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Music Review: The Status – So This is Progress

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The Status first gained some notoriety after they started getting some airplay on a local Atlanta radio station.  The Georgia-based quartet was then touted by Alternative Press as one of the hottest unsigned bands of 2007.  Since then they inked a deal with Doghouse Records and have released their debut effort, So This is Progress.  What’s ironic is that there’s nothing really musically progressive about Progress.  It’s formulaic pop punk, but there are some catchy tunes here. 

There is an undeniable positivity about the band, and that might be something that will give them some traction, especially during these less-than-stellar economic times.  Lyrically, Progress abounds in uplifting words, echoing the generally jovial nature of the music.  There’s nothing dangerous here kids, it’s all safe. 

The title track exemplifies the lyrical themes (and after years of hurting / so much I felt like breaking / I feel a sense of strength and hope), as does the stomping opener, “Get Back on Your Feet”, (get back on your feet / no more excuses / this is your chance / you don’t want to lose this).  “Where the Heart Is” features guest vocals from Adam Lazzara of Taking Back Sunday.  It also happens to be one of the stronger tracks.  The rest of the CD splits the middle ground.  The songs are good, but nothing to get super-excited about, and one wonders if time will enrich the experience or leave these tunes even flatter to the ears.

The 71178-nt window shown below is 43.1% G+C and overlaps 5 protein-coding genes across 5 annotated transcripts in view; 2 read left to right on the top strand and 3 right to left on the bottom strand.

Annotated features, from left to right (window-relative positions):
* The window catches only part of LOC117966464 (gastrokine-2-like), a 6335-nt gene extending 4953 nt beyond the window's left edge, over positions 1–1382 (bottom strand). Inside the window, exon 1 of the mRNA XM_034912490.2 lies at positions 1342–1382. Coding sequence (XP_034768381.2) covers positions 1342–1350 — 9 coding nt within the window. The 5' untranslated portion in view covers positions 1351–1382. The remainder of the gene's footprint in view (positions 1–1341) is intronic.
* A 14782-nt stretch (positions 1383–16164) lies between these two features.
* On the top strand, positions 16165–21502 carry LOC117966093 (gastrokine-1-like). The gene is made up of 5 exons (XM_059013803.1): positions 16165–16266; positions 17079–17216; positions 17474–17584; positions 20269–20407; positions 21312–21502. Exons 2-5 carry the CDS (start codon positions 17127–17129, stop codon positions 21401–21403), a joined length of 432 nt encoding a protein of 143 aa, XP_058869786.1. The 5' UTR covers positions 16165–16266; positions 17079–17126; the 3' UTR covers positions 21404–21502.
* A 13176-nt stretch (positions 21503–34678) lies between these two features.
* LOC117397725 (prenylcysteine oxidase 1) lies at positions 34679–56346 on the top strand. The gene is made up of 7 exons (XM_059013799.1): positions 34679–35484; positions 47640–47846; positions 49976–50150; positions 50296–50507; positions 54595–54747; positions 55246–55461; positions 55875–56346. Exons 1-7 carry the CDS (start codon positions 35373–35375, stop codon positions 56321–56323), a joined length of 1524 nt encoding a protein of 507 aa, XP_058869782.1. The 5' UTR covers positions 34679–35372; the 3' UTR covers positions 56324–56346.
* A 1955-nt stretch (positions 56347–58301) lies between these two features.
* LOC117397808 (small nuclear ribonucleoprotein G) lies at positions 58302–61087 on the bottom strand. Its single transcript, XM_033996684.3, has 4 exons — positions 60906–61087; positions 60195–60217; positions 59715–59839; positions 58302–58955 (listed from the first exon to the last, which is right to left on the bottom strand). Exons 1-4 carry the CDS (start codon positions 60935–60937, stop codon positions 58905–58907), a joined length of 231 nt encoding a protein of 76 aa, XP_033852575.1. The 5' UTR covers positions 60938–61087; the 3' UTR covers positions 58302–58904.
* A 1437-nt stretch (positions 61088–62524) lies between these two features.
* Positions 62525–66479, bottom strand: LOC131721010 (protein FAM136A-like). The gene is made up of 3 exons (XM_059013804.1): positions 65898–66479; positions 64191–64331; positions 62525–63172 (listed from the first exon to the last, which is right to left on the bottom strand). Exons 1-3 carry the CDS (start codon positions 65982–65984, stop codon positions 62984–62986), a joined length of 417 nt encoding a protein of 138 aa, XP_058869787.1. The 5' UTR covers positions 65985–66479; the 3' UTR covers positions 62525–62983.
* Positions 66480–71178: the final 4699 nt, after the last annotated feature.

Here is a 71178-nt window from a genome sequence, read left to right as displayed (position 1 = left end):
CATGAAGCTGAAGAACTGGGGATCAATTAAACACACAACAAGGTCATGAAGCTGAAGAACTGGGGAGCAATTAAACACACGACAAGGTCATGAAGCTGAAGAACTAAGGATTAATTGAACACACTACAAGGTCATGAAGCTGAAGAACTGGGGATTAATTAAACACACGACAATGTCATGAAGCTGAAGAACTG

While there is an abundance of decent filler, there are a few bona fide stinkers. "America" is an overly earnest, lyrically trite song with vocals that try too hard and not a particularly memorable chorus.  “If there’s Love” is a bad power ballad (cue lighters).  I wonder if Warrant would have even touched this one.  Okay, so nothing is as bad as a hair metal power ballad.  Still this one comes close.

The production is excellent- crisp drums sounds are nicely separated from the vocals and guitars.  It’s a pleasantly surprising change from the spate of overcompressed, ‘hot’ tracked albums of the last few years.  The cover artwork, however, is ridiculous.  It looks like something Overkill would have thrown together in 1986. 

The Status are not the most original band on the pop punk scene, sticking to tried and true formula, and this is not the best collection of music by any stretch.  Still, after a few listens, you can hear some glimmers of a much brighter, more original future.  The Status can look forward to the future, assuming they can stretch their musical boundaries past Progress.

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